The second way we are addressing education is through an incredibly innovative program called Promise Neighborhoods. The Saint Paul Promise Neighborhood is based off of an extremely effective Harlem-based project called Children’s Zone. The Saint Paul Promise Neighborhood, which spans a 250-block area, is an effort to support students from cradle to career by treating everything they do—from their class time to their free time to their meal times – as an educational opportunity. St. Paul was one of only 21 cities chosen for a federal grant to fund the project, and I am excited to watch how our Neighborhood develops and to work to expand the program.
Transportation also seems to be on your list. How is the city doing?
For 30 years, we’ve been talking in Minnesota about Light Rail Transit connecting St. Paul to downtown Minneapolis. After 30 years of talking about it, the construction has officially begun with a line called Central Corridor. This investment in first-class transportation will spur economic growth in businesses and communities along the line. We are working with our communities and businesses as construction continues to ensure their vitality and success. We see Light Rail Transit not as an end, but as a means to a more vital community.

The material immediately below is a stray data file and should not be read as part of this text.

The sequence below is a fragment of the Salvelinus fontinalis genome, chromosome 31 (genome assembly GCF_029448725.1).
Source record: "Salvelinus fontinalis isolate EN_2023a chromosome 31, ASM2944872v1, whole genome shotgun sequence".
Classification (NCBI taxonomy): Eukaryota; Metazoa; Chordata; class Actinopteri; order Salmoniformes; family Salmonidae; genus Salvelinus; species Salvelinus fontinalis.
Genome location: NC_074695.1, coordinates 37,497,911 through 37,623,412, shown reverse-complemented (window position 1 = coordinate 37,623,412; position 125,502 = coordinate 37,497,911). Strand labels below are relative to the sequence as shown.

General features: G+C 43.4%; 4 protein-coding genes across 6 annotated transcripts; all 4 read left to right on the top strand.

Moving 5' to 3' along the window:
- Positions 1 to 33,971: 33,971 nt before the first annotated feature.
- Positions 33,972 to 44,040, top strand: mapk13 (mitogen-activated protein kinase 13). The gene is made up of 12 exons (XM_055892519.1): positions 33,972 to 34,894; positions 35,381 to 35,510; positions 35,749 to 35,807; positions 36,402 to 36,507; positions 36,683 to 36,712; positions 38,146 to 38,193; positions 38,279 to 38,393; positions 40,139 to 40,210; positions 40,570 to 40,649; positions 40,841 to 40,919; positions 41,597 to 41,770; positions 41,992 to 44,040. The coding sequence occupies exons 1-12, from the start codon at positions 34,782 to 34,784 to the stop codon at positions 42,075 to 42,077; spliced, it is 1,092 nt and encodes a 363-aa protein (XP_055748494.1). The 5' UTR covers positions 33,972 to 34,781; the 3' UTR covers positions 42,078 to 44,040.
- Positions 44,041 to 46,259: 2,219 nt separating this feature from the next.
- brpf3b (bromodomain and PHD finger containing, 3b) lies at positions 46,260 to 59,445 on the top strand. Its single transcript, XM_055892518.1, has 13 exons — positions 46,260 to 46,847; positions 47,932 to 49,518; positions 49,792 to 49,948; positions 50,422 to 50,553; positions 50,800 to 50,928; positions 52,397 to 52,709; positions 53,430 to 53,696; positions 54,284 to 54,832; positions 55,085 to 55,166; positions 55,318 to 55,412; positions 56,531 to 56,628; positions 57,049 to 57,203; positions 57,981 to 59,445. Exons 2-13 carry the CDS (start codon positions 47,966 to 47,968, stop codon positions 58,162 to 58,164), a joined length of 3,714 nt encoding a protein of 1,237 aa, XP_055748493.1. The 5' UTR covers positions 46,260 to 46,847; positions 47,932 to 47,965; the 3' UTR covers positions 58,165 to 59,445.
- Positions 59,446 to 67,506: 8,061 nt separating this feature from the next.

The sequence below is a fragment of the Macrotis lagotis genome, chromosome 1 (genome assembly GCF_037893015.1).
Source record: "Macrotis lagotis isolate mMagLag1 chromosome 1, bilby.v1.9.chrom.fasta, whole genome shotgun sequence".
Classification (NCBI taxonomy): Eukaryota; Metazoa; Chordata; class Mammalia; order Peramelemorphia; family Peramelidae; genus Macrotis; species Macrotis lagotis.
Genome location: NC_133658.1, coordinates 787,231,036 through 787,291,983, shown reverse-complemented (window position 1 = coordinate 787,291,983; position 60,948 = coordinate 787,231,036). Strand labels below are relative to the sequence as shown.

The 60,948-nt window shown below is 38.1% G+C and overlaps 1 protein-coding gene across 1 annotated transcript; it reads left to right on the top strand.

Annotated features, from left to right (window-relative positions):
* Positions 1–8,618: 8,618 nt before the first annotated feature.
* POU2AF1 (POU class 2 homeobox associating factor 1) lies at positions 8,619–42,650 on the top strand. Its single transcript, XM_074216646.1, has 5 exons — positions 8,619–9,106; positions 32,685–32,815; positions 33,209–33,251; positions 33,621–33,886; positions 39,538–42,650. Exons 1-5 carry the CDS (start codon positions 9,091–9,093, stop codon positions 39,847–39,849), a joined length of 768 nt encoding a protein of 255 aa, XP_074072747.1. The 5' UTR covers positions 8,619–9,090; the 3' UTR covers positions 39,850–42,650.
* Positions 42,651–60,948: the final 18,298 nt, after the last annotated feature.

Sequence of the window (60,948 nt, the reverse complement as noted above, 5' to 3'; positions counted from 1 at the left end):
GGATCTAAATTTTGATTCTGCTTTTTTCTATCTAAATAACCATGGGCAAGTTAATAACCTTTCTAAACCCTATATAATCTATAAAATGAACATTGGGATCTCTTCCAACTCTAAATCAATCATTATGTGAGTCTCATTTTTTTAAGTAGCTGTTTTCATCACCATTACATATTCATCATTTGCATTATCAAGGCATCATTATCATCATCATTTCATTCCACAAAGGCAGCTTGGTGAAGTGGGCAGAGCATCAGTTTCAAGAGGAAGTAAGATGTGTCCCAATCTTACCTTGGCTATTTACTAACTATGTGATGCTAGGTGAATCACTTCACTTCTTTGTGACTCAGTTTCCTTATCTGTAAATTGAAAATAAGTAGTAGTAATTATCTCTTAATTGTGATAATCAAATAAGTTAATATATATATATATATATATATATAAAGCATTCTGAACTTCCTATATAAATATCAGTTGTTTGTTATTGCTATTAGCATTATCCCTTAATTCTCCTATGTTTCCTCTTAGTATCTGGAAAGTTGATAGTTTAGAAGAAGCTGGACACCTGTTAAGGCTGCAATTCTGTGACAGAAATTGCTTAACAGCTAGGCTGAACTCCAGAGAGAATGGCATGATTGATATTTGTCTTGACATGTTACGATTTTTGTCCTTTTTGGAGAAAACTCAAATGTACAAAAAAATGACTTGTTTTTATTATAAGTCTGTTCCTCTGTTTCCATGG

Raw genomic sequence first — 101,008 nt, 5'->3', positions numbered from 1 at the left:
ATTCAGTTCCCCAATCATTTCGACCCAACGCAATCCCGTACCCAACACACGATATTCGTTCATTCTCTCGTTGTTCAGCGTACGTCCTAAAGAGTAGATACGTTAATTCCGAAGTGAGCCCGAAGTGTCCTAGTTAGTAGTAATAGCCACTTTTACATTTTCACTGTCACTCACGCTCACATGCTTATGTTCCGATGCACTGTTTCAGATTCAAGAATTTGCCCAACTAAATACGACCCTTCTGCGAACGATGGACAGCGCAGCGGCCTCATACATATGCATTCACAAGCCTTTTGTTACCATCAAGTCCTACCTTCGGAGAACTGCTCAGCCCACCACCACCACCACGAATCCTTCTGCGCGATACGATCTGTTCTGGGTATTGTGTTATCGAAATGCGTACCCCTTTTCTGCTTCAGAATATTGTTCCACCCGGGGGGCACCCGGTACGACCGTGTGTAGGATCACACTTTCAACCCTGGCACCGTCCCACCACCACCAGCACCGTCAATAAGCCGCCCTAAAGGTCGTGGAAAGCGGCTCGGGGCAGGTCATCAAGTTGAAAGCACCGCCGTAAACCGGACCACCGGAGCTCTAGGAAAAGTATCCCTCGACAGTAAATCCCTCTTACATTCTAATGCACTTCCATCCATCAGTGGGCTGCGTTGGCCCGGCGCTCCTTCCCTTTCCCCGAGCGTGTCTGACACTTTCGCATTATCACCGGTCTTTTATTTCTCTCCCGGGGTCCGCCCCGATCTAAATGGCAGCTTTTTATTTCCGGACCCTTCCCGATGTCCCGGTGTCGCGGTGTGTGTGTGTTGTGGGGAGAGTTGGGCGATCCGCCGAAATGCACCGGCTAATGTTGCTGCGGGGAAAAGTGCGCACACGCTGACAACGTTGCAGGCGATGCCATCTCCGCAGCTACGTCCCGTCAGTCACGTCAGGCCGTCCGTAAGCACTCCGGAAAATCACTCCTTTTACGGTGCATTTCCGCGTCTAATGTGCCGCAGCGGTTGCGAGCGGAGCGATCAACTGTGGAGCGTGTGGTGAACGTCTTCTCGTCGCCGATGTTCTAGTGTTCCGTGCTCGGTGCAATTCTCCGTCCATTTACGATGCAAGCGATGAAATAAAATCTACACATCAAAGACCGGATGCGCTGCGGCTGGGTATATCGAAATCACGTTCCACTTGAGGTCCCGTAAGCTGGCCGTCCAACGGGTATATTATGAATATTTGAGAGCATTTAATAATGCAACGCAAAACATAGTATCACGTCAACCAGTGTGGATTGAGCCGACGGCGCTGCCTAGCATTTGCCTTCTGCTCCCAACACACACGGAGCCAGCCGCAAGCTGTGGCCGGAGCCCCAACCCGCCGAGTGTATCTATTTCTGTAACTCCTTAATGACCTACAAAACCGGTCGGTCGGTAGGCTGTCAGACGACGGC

How is the unemployment rate impacting St. Paul?
Our region and our state have fared well historically when it comes to the unemployment rate. Currently, Minnesota’s and St. Paul’s unemployment rate are lower than the national average. However, we do have one of the highest employment disparities between minorities and whites. This is a result of the large educational achievement gap in St. Paul between minorities and whites—success in education generally leads to jobs. However, in St. Paul we have instituted several programs to help advance minority residents. One such program is our Road to Success—a training opportunity for those hit hardest by the recession to obtain commercial driver’s licenses and access good-paying jobs in multiple industries. Another great program is our EMS Summer Academy. The academy allows at-risk youth to take a 10-week training course, for which they are hired and paid to attend, to be trained as emergency medical technicians. At the end of the course, the participants are eligible to take the EMT certification test and the St. Paul Firefighter entrance exam.
Is the state providing enough local funding to you?
We’ve lost something like $150 million in state aid over the last 8 years, so we’ve continually had to rethink how we deliver services. We have addressed this reduction by focusing on our service and activities versus how many bricks we have. What I mean by that is that while we’ve had to close some buildings, we have improved how we deliver those services and programs.